Our students come from a variety of backgrounds, each with a unique story. We recognise a breadth of qualifications. If your qualifications differ from the above, contact our Admissions Team who will be happy to discuss your qualifications and routes into your chosen course.

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Contextual offers and Fair Access Scheme

If you meet the criteria for our Fair Access Scheme, you could automatically receive a contextual offer that may be up to 24 UCAS points lower than our standard entry requirements. View the criteria for our Fair Access Scheme.

Select your region to find detailed information about entry requirements:


You can view our full list of country specific entry requirements on our Entry requirements page.

Alternatively, visit our International hub for further advice and guidance on finding in-country agents and representatives, joining our in-country events and how to apply.

English language requirements

  • IELTS: 6.0 overall with at least 5.5 in each component area

If you don't meet the English language requirements, you can achieve the level you need by successfully completing a pre-sessional English programme before you start your course.

For more information on our approved English language tests visit our English language requirements page.

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Fees and funding

Student Full-time Part-time
UK, Ireland*, Channel Islands or Isle of Man 2025/26 fees TBC
2024/25 fees - £9,250 per year
Request fee information
EU 2025/26 fees TBC
2024/25 fees - £9,250 per year with EU support bursary**
2025/26 fees TBC
2024/25 fees - £16,800 per year without EU support bursary**
Not available
International 2025/26 fees TBC
2024/25 fees - £16,800 per year
Not available

If you choose to study this course with a professional placement2 or study abroad year, you will need to pay a tuition fee3 of £1,250 to cover your academic support throughout your placement year.

For advice and guidance on tuition fees and student loans visit our Undergraduate Finance page and see the university’s Tuition Fee and Refund Terms and Conditions.

The university will charge the tuition fees that are stated in the above table for the first Academic Year of study. The university will review tuition fees each year. For UK (home) students, if Parliament permits an increase in tuition fees, the university may increase fees for each subsequent year of study in line with any such changes. Note that any increase is expected to be in line with inflation.

For international students, we may increase fees each year, but such increases will be no more than 5% above inflation. If you defer your course start date or have to extend your studies beyond the normal duration of the course (e.g. to repeat a year or resit examinations) the university reserves the right to charge you fees at a higher rate and/or in accordance with any legislative changes during the additional period of study.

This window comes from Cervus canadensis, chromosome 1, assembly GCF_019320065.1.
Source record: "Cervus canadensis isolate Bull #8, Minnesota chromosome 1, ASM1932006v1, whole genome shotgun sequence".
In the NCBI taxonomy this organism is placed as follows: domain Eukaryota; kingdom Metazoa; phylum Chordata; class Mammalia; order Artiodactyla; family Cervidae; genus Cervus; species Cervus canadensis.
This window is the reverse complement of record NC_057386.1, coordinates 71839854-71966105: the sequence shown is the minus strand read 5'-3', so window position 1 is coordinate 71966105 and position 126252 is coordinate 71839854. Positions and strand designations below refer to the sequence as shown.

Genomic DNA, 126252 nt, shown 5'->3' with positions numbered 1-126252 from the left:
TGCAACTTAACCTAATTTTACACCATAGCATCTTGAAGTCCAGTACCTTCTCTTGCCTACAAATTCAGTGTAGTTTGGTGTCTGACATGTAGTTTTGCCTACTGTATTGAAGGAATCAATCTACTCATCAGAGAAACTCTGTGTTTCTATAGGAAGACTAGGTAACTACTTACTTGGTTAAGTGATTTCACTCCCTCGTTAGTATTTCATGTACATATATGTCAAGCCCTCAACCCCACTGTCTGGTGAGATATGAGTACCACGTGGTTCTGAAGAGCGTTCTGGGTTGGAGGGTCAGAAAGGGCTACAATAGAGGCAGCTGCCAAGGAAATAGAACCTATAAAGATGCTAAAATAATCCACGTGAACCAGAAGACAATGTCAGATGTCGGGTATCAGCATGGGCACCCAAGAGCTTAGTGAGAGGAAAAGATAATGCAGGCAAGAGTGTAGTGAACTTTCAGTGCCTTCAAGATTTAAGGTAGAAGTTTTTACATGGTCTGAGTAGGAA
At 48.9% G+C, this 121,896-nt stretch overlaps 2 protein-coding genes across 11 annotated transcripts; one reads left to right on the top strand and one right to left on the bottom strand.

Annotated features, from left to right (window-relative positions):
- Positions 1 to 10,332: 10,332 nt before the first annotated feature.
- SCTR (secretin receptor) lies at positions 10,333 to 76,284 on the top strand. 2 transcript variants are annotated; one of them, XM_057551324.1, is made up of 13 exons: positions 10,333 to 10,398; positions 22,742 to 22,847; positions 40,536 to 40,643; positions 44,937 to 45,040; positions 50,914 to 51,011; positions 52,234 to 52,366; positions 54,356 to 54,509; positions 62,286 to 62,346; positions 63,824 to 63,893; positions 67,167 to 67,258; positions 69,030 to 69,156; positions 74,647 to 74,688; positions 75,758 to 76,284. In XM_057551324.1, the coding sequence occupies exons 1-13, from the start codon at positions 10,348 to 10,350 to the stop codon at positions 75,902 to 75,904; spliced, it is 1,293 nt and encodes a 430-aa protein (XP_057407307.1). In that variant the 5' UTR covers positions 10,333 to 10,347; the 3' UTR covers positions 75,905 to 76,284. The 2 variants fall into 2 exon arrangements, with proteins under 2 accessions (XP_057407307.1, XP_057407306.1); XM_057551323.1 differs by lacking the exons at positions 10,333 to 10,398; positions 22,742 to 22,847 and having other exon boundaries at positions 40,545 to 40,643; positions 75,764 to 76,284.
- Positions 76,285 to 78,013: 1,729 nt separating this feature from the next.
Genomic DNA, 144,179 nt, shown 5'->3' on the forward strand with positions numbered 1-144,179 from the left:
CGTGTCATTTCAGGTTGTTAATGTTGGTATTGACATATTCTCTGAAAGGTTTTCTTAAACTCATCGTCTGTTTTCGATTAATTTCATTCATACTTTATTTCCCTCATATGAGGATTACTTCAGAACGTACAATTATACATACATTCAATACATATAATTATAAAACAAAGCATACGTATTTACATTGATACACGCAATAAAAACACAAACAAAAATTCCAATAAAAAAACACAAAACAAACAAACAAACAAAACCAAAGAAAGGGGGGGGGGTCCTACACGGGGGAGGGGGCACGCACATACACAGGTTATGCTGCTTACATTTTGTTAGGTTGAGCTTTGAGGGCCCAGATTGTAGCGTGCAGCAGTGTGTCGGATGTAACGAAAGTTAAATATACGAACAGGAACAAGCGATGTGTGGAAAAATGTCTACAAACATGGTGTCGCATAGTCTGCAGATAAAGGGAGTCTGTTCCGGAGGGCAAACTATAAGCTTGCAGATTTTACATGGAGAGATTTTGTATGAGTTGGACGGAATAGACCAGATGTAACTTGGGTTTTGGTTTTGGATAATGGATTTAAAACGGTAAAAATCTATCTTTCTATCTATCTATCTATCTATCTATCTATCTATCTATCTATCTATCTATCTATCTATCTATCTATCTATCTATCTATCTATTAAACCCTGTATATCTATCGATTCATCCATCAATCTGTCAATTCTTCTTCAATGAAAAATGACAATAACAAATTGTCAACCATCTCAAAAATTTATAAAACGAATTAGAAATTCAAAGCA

We offer a range of International scholarships to students all over the world. For more information, visit our International Scholarships page.

Tuition fees cover the cost of your teaching, assessments, facilities and support services. There may be additional costs not covered by this fee such as accommodation and living costs, recommended reading books, stationery, printing and re-assessments should you need them.

The following are additional costs not included in the tuition fees:

  • Any optional overseas field trips or visits: £400+ per trip.
  • Any costs associated with securing, attending or completing a placement (whether in the UK or abroad).

Find out what's included in your tuition costs.

*Irish student fees

The rights of Irish residents to study in the UK are preserved under the Common Travel Area arrangement. If you are an Irish student and meet the residency criteria, you can study in England, pay the same level of tuition fees as English students and utilise the Tuition Fee Loan.

**EU Support Bursary

Following the UK's exit from the European Union, we are offering financial support to all eligible EU students who wish to study an undergraduate or a postgraduate degree with us full-time. This bursary will be used to offset the cost of your tuition fees to bring them in line with that of UK students. Students studying a degree with a foundation year with us are not eligible for the bursary.


Facilities

Students will benefit from studying on our well-equipped, modern campus4.

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Academic support

No matter which degree you’re studying, you’ll find a lot of support on campus, including the Centre of Academic Writing and sigma, which offers mathematics and statistics support.

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The Library

You will benefit from our support designed to help you succeed and our industry-relevant teaching and resources. These include our modern library and computing facilities, dedicated careers advice and Students’ Union.

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Confucius Institute

The School of Humanities is home to the Confucius Institute. This is a collaboration created through a partnership with Jiangxi University of Finance and Economics, which aims to promote an understanding of the Chinese language and culture.


Careers and opportunities

On successful completion, you will be able to: